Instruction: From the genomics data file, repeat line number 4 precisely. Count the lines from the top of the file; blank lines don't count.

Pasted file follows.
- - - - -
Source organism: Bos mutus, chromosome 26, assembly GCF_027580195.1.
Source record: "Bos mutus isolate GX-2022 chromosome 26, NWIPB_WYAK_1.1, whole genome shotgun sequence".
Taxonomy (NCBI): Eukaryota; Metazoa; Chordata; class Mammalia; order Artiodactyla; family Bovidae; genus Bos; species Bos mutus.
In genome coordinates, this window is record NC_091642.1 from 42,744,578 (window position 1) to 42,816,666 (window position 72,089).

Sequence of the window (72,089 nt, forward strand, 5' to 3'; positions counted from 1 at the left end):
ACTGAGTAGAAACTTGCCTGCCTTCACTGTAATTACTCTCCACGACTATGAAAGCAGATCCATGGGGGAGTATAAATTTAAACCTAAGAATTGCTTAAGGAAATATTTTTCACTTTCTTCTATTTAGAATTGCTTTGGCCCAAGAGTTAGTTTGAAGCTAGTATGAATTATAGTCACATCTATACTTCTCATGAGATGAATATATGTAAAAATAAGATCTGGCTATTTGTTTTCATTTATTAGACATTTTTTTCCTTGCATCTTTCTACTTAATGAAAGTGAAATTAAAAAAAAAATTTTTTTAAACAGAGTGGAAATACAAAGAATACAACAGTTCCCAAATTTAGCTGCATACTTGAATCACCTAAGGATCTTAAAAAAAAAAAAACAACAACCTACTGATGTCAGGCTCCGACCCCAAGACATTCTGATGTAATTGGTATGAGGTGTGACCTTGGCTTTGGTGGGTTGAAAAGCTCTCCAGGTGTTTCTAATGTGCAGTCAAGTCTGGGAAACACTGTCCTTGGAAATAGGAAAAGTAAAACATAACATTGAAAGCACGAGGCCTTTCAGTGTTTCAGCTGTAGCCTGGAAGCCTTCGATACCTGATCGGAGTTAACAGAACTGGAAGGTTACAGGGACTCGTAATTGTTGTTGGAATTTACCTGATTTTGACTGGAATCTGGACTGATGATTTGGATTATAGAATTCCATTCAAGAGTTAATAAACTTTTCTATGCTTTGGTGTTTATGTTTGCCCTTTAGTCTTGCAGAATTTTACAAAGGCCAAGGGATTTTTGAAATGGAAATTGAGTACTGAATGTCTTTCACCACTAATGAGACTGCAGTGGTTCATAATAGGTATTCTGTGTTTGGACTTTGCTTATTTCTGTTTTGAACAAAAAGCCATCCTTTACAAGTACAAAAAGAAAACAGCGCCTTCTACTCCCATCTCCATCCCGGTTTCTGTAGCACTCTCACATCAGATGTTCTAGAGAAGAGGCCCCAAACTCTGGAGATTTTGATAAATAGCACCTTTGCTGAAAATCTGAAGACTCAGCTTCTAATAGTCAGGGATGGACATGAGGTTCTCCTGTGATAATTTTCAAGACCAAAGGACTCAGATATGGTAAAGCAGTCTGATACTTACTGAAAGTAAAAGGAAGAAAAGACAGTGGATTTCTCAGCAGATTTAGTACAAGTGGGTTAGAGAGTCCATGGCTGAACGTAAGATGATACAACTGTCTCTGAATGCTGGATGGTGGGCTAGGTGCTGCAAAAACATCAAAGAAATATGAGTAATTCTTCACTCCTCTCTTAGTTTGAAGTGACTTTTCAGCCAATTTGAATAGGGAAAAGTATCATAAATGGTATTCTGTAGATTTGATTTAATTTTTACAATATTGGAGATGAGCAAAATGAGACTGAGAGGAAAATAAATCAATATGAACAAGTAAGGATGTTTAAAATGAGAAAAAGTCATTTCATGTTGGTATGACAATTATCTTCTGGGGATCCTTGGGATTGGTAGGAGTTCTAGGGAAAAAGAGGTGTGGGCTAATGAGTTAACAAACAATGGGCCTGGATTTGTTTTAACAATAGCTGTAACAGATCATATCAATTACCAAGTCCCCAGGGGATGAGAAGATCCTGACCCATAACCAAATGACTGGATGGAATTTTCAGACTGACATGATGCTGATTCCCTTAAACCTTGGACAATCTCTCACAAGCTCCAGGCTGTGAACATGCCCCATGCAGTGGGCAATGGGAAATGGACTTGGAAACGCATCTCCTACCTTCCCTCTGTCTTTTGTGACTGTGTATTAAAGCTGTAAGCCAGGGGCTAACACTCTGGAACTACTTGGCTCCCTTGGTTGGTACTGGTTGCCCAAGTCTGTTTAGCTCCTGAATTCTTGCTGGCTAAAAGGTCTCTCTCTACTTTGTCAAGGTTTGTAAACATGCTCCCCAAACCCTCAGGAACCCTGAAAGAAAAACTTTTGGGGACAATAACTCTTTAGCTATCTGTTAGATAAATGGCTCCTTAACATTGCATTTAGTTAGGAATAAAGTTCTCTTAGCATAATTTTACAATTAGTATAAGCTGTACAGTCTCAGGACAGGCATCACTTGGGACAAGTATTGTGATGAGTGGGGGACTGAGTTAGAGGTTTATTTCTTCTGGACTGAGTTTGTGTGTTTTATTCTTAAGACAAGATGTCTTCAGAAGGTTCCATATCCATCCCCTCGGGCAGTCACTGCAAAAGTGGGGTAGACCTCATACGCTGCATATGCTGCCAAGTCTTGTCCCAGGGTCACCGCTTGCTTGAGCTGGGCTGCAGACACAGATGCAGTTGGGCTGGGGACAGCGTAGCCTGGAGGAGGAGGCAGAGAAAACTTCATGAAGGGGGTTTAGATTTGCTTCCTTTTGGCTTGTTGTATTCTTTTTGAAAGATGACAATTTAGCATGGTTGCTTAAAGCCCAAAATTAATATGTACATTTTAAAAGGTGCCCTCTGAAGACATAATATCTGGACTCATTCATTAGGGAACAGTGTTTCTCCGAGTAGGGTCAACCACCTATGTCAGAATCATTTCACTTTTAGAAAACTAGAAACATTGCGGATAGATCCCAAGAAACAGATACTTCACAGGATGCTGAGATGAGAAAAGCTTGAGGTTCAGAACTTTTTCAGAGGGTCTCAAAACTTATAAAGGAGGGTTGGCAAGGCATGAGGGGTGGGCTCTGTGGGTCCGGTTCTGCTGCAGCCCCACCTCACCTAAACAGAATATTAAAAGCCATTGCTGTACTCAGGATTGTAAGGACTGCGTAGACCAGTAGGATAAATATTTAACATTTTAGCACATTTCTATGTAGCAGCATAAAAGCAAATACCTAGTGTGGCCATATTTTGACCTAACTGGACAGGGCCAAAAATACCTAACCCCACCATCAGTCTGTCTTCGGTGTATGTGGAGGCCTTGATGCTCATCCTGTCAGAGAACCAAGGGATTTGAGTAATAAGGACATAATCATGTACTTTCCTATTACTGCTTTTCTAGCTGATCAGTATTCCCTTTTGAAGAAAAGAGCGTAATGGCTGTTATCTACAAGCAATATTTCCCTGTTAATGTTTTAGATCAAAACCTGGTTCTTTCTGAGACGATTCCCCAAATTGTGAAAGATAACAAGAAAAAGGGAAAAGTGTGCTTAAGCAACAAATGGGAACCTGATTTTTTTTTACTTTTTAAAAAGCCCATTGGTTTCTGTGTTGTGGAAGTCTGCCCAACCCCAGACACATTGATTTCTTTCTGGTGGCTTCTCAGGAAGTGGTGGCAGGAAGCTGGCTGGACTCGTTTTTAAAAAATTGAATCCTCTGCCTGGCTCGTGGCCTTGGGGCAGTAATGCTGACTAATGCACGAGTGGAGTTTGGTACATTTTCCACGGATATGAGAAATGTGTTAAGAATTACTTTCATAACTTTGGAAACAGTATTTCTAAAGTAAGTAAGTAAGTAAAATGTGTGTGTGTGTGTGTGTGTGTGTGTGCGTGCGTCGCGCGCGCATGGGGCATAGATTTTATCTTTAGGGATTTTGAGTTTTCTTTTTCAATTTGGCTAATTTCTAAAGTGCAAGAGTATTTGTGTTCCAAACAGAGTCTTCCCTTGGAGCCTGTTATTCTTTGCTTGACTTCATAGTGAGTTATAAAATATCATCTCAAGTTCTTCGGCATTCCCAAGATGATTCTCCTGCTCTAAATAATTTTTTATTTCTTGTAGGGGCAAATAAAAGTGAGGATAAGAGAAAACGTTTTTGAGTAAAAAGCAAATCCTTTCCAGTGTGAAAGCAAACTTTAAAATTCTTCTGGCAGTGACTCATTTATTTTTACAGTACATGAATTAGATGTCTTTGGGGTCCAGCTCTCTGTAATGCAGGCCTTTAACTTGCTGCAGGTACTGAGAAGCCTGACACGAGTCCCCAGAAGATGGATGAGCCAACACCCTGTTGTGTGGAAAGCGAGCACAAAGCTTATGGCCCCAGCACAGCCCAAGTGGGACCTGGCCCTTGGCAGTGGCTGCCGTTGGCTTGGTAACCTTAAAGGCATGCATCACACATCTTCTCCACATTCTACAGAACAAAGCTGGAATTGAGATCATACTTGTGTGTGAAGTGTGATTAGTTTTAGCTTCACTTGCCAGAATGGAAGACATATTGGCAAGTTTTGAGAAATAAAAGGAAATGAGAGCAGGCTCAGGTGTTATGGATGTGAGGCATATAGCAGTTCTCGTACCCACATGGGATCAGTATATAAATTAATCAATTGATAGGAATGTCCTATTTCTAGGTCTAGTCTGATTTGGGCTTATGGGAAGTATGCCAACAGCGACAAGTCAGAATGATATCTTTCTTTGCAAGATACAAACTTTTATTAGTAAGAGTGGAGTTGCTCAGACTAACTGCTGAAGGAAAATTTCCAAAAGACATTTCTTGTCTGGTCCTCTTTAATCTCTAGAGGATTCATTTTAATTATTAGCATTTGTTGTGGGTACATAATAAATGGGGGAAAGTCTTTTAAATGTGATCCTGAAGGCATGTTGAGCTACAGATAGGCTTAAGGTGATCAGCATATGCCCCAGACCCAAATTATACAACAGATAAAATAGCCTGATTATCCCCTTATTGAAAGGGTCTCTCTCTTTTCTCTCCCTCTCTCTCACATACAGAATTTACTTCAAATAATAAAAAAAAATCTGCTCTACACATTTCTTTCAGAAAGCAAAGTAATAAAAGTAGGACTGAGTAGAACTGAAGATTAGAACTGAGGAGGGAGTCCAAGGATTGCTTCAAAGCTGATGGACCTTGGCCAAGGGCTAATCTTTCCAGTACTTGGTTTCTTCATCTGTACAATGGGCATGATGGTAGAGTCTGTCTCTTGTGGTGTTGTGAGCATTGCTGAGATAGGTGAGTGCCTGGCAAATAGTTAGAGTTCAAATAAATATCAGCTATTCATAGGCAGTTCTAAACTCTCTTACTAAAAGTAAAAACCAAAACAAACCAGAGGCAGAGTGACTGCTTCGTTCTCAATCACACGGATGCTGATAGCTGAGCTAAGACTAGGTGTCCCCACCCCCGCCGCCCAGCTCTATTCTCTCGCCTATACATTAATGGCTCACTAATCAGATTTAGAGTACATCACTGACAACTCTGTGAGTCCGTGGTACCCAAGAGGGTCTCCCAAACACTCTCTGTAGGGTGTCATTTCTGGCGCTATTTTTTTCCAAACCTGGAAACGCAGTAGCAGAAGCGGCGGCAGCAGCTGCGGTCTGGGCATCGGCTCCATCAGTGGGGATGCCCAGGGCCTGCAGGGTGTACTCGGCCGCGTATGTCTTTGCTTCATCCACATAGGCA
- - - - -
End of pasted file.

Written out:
In genome coordinates, this window is record NC_091642.1 from 42,744,578 (window position 1) to 42,816,666 (window position 72,089).